The state of design has reached a moment exhibiting either an abundance of opportunity, or an abundance of clutter.
If this sounds bad, it isn’t. The abundance is manageable through thoughtful editing where poverty is more difficult to reverse through forced creation. My design of An Author’s Inspiration makes few demands for data entry by the writer, but at this stage, I have more options to fulfill than I have reasons to use them.
So, the question to answer is do I march forward into what might be a baroque design, or do I sit back and trim it down into a straightforward one?
To the writer, it may seem that the few configuration files available for editing don’t carry much material. By number, for instance, the character files do have 20 entries to fill in. 19 of those 20 are single word or numeric entries. This amounts to two or three sentences, tops, for the writer to characterize their characters. Then there is the 20th entry which could easily top this several times over with a character sketch; however, it barely tips the scale in outline generation.
The inspiration of An Author’s Inspiration is that in those 19 entries, their combinations as keys to character analysis bring the abundance of psychological revelation. I have to be careful that this abundance does not fatigue the writer with too many emotional twists. When it comes to two characters being considered within a beat, this promises to raise the stakes 19-fold. Considering the full set of characters within a beat raises the stakes further which could render a novel-length outline.
To this point in the design, it has been focused on the Point Of View character, typically the protagonist, but An Author’s Inspiration is agnostic here, and should be able to present the antagonist with equanimity. What I am saying here is that An Author’s Inspiration should present an authentic psychological vision of any character that is consistent with the writer’s description of them in 20 entries.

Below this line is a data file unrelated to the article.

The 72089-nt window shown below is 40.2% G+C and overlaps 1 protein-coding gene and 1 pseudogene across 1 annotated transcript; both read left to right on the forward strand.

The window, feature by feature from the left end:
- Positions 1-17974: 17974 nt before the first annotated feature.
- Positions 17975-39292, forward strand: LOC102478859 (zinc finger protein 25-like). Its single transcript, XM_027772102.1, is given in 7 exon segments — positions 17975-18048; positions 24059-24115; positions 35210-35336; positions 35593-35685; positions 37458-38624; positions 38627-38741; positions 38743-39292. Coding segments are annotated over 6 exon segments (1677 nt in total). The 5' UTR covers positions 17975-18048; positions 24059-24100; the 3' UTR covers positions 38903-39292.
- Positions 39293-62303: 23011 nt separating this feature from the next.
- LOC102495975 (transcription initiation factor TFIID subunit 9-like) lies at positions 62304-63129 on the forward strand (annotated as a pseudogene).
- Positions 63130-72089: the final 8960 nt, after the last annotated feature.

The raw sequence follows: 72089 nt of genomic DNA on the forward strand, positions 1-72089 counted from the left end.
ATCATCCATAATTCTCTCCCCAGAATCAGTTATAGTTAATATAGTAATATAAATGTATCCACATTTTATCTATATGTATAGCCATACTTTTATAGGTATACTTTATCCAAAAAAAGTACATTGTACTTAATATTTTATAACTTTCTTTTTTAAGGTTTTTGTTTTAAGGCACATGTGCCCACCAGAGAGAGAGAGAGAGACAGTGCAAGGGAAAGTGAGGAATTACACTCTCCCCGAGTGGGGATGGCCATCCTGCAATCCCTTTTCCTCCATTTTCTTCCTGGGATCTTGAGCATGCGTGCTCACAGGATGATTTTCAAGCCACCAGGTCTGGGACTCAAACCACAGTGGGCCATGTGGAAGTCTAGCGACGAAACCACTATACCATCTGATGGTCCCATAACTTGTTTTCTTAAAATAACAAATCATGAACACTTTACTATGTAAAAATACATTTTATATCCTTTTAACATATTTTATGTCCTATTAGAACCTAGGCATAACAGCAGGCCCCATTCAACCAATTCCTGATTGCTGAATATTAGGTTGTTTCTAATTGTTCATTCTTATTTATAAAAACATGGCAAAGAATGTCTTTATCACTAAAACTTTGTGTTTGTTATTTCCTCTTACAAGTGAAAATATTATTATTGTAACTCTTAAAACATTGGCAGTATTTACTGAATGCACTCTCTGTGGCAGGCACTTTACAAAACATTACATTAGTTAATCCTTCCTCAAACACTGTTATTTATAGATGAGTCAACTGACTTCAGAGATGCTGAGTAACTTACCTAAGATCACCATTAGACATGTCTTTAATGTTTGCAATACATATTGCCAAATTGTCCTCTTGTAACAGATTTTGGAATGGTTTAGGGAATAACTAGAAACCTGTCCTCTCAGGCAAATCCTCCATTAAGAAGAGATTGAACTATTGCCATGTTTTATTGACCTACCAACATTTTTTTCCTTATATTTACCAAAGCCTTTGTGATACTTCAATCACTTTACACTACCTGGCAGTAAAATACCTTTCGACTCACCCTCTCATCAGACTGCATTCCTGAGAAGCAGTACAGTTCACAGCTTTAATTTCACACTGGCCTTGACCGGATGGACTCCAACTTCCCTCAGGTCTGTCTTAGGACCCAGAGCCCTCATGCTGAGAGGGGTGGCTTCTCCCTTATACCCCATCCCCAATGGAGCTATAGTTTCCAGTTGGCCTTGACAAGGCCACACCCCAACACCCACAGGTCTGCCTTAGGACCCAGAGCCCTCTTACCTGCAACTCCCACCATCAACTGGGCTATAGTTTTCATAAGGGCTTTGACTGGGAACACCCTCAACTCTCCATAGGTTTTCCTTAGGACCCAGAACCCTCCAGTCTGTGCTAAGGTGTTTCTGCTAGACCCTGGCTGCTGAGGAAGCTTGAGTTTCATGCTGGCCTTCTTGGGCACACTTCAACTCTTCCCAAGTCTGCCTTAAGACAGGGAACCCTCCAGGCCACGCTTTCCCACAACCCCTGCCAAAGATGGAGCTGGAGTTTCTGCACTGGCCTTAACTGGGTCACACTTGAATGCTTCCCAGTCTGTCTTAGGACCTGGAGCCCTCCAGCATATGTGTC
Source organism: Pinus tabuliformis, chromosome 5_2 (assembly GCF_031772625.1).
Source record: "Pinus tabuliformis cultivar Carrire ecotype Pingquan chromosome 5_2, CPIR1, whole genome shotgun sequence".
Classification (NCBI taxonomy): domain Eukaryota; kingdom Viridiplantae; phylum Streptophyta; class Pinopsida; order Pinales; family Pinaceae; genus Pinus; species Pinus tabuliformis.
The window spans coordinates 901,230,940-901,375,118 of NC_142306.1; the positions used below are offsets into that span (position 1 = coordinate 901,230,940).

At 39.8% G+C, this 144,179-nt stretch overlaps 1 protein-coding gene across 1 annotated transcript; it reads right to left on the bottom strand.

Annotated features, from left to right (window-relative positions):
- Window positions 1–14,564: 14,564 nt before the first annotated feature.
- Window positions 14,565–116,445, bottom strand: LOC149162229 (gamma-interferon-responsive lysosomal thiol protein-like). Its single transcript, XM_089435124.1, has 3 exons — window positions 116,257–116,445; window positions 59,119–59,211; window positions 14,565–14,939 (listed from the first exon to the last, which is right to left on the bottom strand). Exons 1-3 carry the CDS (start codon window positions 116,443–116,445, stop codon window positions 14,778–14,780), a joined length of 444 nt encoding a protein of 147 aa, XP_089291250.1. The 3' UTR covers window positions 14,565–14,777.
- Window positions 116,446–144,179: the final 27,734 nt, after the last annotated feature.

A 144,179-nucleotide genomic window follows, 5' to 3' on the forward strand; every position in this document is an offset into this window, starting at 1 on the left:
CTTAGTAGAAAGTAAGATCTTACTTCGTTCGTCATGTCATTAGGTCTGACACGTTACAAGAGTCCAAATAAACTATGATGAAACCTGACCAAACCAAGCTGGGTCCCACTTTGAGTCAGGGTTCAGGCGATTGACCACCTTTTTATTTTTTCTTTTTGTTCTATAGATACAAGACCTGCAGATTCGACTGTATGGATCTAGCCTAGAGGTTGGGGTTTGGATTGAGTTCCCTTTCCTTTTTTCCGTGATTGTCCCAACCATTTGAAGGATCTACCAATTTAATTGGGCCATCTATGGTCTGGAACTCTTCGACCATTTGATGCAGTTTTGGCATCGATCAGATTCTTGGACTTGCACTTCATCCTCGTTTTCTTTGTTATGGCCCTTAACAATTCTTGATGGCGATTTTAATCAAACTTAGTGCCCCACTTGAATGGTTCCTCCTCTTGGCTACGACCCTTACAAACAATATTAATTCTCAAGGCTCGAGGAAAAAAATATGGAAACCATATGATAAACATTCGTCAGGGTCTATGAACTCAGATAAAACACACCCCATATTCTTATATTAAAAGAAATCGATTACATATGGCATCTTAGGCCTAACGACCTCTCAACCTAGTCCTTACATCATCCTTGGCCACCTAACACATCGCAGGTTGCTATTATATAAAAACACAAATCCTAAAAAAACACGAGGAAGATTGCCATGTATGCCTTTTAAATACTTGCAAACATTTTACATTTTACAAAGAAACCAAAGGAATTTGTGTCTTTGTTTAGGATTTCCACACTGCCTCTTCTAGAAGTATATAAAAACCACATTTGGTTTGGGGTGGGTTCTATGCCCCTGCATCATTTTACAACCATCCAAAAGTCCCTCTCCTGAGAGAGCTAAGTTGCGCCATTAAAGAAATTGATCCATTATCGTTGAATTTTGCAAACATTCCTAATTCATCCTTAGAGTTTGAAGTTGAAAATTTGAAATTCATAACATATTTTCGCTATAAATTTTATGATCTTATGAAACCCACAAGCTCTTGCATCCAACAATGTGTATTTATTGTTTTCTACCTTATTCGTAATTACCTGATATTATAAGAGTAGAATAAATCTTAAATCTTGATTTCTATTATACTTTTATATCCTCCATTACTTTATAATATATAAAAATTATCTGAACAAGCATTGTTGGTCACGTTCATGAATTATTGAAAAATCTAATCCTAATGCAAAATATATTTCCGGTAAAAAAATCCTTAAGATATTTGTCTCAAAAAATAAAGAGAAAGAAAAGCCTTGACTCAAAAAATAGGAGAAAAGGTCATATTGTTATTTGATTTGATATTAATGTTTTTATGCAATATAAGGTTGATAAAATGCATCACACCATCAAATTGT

However, each character carries a suite of buddies, friends, and one loathsome individual that they are sensitive too. So far I’ve done nothing with that association, but in every beat there is the possibility of their contributions to the character’s motivations add in complex ways. Do I compound all their stress contributions into one? And if I do, how does this risk in upsetting the expected narrative arc?
Another way of approaching this crowd of supporting characters is to simply provide each with their own response to the situation, and abandon the complexity of combining them into one expression of tension and its resolution within the beat. This last may be achievable if, in fact, the user of An Author’s Inspiration would find it useful.